Silencing Political Debate: Election Season Arrives at Texas A&M
July 16, 2012
With election season heating up just as fast as the summer weather, it seems that the urge to shut down political speech on campus has once again reared its ugly head. The most recent case in a long line of election-related controversies over the years is taking place at Texas A&M University, where student organizations have lost access to advertising space on Texas A&M computers following protests over an ad placed by the Texas Aggie Conservatives (TAC).
Until recently, student organizations on the Texas A&M campus were able to place ads to run on screensavers on university-operated computers in campus libraries. However, when TAC placed a recruitment ad featuring an image of President Obama, it was labeled "racist," "hate speech," "not consistent with Aggie values," and, preposterously, a "genuine national security threat." (A copy of the advertisement is available here). In light of these complaints, Vice President of Information Technology Pierce Cantrell chose to shut down the advertising service completely, saying that some individuals were "offended by the ad for various reasons" and that "At least of couple of them seemed to feel it was more overtly political than a simple announcement to join a student organization."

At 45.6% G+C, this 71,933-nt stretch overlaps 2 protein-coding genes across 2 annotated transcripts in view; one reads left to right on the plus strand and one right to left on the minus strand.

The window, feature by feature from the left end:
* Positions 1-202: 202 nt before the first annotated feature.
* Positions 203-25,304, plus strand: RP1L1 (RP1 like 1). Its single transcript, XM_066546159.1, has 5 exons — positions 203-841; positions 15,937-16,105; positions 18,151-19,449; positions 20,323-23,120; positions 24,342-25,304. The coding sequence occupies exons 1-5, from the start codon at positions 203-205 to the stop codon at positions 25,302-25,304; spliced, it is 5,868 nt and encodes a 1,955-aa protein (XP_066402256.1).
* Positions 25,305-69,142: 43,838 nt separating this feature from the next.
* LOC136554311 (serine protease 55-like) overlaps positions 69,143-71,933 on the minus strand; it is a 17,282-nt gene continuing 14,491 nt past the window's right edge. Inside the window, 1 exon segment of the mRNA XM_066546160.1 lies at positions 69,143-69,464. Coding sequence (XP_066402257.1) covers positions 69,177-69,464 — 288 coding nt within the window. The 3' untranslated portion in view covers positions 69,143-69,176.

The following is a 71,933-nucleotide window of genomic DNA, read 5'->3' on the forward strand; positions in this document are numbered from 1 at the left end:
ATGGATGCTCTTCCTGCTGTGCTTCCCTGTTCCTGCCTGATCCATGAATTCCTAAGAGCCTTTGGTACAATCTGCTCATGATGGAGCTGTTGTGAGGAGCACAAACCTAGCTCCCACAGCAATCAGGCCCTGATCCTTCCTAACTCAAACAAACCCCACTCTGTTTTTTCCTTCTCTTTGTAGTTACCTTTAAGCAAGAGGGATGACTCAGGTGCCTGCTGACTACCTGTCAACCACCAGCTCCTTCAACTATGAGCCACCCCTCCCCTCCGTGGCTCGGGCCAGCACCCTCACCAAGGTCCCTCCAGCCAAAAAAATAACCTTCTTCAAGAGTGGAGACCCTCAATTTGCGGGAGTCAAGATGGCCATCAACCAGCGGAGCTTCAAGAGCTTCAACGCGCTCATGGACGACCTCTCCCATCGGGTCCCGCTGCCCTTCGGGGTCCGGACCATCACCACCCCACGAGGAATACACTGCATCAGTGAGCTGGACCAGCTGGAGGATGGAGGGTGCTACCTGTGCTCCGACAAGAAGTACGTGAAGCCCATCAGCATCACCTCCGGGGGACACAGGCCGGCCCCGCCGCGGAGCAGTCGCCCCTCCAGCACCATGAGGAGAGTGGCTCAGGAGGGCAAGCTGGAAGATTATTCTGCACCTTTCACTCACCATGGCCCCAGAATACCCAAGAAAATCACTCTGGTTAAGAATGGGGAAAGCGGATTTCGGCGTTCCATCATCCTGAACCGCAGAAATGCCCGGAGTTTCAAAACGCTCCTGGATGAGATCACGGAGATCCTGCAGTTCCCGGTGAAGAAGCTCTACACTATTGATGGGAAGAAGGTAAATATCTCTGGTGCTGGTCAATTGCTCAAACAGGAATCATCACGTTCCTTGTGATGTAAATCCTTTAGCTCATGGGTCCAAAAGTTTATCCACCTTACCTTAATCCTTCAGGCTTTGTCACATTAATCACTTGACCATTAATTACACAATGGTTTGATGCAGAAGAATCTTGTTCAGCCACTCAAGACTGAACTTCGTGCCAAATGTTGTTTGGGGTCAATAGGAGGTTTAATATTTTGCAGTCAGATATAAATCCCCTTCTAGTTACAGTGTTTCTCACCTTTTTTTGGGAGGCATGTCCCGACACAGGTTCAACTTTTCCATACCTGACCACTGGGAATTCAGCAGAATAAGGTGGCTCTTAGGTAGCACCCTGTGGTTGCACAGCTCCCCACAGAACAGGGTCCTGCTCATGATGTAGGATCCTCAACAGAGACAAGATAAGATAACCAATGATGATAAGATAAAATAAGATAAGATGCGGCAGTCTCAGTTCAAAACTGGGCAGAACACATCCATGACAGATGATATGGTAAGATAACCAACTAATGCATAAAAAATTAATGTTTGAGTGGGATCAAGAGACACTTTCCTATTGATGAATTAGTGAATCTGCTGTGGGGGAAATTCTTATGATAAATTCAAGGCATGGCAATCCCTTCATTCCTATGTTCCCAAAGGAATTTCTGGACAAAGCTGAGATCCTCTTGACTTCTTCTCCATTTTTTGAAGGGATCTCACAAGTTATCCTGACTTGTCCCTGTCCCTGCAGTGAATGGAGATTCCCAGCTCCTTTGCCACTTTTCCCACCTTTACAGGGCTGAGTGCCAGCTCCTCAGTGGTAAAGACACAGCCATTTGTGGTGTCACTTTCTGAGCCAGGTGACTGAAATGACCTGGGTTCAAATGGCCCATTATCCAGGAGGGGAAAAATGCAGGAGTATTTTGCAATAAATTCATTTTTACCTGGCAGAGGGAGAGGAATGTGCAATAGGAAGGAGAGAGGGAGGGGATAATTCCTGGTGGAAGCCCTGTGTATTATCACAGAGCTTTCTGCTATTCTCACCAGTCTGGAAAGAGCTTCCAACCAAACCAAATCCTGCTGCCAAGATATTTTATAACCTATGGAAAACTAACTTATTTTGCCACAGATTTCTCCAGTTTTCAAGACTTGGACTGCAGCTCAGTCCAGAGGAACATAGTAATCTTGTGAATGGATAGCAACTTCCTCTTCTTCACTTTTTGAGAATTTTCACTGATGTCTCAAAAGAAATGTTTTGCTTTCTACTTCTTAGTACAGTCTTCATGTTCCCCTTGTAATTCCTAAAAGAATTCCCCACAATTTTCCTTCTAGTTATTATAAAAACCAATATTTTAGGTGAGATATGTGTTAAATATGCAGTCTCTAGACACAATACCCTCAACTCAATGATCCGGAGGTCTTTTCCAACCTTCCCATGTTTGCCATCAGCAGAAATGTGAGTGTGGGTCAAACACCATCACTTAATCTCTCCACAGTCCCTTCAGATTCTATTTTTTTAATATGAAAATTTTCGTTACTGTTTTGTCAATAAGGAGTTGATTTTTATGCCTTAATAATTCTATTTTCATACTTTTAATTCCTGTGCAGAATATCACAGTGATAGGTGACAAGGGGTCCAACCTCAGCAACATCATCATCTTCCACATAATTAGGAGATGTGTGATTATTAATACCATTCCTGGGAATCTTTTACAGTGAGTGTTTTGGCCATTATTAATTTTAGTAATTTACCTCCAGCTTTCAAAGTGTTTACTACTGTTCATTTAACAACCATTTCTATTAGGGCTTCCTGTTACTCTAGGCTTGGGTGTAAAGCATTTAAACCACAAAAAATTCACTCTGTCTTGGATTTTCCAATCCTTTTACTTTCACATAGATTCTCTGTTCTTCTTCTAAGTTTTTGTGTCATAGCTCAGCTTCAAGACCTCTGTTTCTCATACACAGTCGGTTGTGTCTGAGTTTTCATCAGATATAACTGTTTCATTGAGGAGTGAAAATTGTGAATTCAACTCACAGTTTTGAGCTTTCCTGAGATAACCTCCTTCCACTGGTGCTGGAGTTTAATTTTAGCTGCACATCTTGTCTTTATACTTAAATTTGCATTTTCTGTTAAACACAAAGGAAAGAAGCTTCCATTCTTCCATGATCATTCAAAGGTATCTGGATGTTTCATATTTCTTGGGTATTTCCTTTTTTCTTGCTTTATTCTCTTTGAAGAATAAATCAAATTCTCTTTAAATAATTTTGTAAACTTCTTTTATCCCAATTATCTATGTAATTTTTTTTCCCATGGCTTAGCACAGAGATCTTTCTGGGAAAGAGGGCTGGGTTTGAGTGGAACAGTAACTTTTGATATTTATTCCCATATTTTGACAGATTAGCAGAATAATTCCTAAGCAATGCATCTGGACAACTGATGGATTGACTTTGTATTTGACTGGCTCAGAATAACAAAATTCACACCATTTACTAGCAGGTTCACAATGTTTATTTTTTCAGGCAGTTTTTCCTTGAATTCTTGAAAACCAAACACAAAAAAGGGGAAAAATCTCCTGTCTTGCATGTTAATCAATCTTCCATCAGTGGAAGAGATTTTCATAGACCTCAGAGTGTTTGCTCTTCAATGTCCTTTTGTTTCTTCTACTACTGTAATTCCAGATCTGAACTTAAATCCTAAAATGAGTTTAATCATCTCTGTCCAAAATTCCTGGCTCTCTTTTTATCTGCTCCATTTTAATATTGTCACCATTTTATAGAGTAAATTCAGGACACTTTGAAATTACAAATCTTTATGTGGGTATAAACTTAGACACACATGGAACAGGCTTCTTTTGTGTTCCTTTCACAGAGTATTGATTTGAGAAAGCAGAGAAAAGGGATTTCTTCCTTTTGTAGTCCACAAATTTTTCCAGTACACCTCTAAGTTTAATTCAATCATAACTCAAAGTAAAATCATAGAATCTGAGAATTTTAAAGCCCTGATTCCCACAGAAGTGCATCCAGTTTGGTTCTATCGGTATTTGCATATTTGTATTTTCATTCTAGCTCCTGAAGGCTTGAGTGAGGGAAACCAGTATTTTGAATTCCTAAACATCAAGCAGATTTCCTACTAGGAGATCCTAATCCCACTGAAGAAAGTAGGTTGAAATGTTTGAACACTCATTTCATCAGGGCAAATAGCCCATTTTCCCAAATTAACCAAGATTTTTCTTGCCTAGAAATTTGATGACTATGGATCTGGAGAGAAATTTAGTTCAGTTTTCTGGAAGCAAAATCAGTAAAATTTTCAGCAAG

Rather than shutting down an entire forum and robbing student organizations of advertising space, university officials should have reacted by encouraging more speech. After all, the power of participatory democracy is fueled by the ability of citizens to engage with each other and discuss political ideas and candidates. Those who had issues with the TAC ad could have responded with a counter-ad, an opinion column, or a campus event in favor of President Obama's candidacy. Unfortunately, the response at Texas A&M is one that FIRE sees all too often, as students choose to censor one another rather than debate and administrators take the "easy road" of silencing viewpoints rather than encouraging discourse. As we enter into what is sure to be an active election season, FIRE once again reminds those on campus that the most powerful response to speech with which one disagrees is discussion and debate, not censorship.